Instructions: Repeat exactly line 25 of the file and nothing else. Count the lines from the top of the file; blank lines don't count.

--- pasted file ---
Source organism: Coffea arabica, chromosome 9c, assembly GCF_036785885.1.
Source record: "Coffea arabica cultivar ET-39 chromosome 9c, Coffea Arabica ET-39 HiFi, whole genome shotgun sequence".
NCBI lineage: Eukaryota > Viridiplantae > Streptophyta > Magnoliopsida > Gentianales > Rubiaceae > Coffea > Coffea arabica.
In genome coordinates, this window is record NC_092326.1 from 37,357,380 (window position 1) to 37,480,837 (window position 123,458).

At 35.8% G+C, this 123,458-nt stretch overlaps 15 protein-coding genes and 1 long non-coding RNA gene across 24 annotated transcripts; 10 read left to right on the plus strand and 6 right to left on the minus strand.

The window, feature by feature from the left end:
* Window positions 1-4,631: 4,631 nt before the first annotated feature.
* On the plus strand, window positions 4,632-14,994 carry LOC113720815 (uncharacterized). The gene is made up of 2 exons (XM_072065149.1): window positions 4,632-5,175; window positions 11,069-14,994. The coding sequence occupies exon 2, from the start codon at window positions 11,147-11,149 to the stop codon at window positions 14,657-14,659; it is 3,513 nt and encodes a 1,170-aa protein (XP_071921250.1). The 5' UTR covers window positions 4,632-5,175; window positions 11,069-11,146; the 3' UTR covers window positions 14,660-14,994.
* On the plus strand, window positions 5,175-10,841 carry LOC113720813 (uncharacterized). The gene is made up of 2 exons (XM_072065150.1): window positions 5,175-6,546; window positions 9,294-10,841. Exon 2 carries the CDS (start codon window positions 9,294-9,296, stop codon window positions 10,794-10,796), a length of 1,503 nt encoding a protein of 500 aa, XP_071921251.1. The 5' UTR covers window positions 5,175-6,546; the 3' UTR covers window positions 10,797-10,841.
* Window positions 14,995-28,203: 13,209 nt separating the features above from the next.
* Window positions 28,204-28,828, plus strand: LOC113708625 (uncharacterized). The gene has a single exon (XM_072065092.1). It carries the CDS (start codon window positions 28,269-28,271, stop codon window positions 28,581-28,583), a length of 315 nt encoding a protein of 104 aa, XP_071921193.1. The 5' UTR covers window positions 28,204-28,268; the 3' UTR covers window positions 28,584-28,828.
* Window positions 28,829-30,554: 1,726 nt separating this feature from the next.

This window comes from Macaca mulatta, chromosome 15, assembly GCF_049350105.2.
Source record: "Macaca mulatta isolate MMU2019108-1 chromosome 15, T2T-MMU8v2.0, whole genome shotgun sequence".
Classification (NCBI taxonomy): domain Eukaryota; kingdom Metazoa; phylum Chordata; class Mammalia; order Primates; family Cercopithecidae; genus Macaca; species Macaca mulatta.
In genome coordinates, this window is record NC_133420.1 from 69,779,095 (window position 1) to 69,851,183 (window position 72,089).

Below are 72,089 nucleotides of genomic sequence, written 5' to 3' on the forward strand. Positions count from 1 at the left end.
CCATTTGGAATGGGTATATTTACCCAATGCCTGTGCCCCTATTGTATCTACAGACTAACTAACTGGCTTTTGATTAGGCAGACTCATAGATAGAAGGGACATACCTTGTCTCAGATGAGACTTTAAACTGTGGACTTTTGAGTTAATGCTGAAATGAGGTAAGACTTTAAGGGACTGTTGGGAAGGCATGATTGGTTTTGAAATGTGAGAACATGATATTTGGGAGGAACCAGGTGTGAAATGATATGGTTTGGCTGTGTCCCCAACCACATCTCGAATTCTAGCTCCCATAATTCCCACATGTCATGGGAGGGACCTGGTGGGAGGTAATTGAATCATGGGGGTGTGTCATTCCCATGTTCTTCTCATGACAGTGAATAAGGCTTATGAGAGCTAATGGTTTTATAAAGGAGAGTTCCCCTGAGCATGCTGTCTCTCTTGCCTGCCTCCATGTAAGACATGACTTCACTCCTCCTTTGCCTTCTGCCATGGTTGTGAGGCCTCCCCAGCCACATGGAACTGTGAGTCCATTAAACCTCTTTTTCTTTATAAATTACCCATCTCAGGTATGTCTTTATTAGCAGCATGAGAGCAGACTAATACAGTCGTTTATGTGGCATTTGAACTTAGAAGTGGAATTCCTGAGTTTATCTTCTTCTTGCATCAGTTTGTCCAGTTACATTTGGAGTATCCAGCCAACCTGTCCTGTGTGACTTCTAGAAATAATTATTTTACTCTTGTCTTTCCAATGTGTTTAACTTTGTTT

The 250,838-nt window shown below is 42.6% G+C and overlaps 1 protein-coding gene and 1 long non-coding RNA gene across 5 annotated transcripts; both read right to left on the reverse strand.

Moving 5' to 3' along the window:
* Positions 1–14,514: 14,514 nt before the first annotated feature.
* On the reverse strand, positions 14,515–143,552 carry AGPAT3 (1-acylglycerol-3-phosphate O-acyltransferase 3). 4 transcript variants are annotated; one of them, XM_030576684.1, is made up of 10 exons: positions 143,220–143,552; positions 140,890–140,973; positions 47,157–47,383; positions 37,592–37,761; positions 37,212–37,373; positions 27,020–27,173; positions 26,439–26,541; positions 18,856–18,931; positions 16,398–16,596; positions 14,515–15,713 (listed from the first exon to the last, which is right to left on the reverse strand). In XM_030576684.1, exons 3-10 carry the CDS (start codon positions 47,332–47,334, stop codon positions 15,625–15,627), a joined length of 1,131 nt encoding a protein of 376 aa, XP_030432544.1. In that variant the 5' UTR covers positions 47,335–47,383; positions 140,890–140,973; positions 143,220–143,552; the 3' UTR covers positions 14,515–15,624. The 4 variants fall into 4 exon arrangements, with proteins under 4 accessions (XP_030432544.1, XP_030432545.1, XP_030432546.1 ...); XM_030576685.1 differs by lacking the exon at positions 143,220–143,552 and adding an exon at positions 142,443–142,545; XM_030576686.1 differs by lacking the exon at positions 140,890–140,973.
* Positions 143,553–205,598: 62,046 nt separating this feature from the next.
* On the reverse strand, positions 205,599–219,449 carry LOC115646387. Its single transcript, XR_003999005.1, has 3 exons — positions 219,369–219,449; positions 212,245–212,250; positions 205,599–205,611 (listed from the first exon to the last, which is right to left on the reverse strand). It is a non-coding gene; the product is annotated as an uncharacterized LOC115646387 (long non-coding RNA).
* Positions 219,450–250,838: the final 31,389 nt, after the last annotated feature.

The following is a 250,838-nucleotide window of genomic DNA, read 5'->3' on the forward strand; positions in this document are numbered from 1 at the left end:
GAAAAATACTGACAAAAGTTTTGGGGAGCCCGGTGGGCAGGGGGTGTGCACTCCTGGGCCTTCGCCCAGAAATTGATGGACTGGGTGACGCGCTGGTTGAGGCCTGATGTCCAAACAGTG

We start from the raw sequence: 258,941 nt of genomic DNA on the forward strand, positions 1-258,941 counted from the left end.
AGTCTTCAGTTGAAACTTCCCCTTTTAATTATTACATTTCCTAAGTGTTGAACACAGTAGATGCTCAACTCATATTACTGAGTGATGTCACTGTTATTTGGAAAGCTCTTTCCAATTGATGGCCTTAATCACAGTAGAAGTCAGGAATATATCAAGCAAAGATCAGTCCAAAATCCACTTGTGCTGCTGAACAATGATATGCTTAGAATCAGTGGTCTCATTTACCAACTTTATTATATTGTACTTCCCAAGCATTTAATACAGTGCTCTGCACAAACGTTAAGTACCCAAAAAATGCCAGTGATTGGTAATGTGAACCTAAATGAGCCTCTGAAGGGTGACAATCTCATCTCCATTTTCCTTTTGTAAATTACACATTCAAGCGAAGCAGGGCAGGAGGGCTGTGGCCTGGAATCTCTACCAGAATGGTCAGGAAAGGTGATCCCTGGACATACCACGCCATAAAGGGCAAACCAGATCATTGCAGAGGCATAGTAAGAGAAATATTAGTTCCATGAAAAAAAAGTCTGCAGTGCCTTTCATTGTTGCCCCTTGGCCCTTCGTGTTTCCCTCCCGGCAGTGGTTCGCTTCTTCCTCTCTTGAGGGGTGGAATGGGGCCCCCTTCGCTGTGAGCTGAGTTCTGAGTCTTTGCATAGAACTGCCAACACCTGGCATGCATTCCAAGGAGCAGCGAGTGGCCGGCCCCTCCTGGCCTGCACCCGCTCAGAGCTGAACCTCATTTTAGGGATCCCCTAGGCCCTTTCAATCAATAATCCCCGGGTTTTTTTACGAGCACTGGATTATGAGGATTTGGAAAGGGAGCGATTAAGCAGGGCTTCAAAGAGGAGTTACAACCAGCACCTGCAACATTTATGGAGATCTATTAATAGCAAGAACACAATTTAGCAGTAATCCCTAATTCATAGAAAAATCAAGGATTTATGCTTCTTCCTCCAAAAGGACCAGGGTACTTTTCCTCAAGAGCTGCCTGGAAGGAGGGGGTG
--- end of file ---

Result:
* Positions 219,450–250,838: the final 31,389 nt, after the last annotated feature.